‘The very special quality of Gerard Hoffnung’s genius as a draughtsman lay in the fact that he was able to combine two sorts of wit in his drawings… not only graphic wit, but musical wit. …I defy anyone to study the exhibition in the Sun Lounge at Fairfield this week and not hear, in his mental ear, a great diversity of orchestral booms and blasts and tintinnabulations as his gaze passes from one drawing to the next. …His ideas were seemingly limitless. He never flagged and he never flogged a theme to death. His draughtsmanship was superb and his drawings, however complicated, are never difficult to read. Also, although his fantasy was so unbridled and his distortion so extravagant, he never did a vulgar drawing.’
Croydon Administrator, April 1971


‘… drawings of the highest quality, displaying a very personal sense of humour… They will make not only music lovers laugh, but everyone – grown ups and children alike.’
Le Monde, May 1974

‘A great cartoonist.’
Noelobservateur, June 1974


‘Instead of the usual bland or quizzical looks one so often sees at art exhibitions there was a tingle of laughter at the opening of the Harrogate Festival on Saturday night. The venue was the Spa’s modest Art Gallery and the visual appeal was provided by the brilliant musical cartoons of Gerard Hoffnung who died in 1959 at the age of 34.’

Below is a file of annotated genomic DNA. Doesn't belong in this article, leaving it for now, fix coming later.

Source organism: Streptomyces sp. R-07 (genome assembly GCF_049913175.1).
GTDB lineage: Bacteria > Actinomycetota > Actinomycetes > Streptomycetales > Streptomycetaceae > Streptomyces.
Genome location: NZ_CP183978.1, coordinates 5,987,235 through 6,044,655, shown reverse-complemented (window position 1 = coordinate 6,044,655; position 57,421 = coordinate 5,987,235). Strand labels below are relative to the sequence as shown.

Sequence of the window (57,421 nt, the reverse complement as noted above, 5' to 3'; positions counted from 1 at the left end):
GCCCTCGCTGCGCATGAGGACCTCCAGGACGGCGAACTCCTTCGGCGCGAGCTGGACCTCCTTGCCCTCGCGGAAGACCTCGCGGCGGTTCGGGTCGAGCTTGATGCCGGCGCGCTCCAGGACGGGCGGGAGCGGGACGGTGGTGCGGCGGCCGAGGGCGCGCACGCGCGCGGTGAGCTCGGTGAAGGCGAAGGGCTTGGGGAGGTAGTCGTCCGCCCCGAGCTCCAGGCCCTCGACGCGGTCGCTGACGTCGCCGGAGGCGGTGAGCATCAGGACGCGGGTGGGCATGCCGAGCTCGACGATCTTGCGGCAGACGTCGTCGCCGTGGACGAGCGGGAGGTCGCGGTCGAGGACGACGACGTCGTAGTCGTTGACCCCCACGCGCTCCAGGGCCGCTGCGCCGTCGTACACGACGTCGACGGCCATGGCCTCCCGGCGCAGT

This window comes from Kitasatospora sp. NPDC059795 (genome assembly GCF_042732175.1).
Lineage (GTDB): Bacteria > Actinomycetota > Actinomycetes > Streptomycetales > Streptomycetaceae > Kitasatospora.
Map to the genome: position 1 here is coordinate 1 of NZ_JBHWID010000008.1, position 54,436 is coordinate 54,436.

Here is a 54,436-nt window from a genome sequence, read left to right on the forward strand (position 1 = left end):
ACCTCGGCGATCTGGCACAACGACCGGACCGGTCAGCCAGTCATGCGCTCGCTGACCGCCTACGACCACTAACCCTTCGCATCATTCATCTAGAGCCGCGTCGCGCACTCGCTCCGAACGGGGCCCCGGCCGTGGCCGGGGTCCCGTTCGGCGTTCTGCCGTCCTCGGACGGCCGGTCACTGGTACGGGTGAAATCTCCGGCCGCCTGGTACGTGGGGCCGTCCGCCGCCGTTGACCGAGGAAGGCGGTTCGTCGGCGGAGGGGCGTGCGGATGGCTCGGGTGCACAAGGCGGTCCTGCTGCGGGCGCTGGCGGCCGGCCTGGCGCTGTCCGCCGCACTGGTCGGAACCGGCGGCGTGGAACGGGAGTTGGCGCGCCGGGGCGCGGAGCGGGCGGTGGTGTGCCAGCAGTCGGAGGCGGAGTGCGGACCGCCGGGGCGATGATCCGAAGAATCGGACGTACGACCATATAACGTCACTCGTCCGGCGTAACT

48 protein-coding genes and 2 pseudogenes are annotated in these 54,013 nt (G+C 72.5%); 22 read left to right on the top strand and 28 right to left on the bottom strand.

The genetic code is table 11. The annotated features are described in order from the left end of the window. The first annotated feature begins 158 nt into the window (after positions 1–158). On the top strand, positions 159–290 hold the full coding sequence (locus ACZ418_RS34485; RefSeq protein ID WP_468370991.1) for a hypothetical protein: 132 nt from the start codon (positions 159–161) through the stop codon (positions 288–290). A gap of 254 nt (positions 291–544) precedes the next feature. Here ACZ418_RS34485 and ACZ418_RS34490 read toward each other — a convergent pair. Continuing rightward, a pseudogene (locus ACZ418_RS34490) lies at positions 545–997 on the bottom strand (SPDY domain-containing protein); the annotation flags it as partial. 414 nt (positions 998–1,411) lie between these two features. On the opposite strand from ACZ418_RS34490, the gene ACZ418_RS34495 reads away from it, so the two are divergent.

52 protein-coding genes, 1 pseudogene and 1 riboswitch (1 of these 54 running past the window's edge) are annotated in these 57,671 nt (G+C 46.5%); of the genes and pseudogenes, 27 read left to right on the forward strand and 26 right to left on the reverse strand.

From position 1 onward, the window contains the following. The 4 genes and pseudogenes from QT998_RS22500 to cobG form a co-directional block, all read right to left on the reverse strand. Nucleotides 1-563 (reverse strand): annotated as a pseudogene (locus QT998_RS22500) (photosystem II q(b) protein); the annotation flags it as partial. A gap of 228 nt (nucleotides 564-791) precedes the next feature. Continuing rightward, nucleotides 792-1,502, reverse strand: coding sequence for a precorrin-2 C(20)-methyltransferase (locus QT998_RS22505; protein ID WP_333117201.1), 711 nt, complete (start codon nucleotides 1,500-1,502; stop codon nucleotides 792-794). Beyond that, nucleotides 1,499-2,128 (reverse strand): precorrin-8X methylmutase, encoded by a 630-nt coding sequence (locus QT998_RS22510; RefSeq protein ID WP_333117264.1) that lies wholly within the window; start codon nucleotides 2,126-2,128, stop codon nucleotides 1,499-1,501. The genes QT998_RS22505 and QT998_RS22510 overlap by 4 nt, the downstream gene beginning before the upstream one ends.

Yorkshire Post (Michael Colbert), August 1974

‘His eye was whimsical and avuncular and one feels that the target of his satire was more apt to respond with a yell of laughter than with a hurt silence. And the craftsmanship and detail in these originals, nearly all drawn only slightly larger than they appeared in print, is incredible. He was irreplaceable. …A happy, warm exhibition and one to be warmly recommended.’
(Source unknown), August 1974

‘Music was a source both of delight and of endless fun to Hoffnung, and there could be no happier visual accompaniment to the Harrogate Festival than this exhibition of 400 of his drawings and paintings. His is the kind of humour that makes people laugh out loud. … This show reminds us how much the world of music lost by Hoffnung’s untimely death… but what a legacy of laughter he left us! It is here to savour.’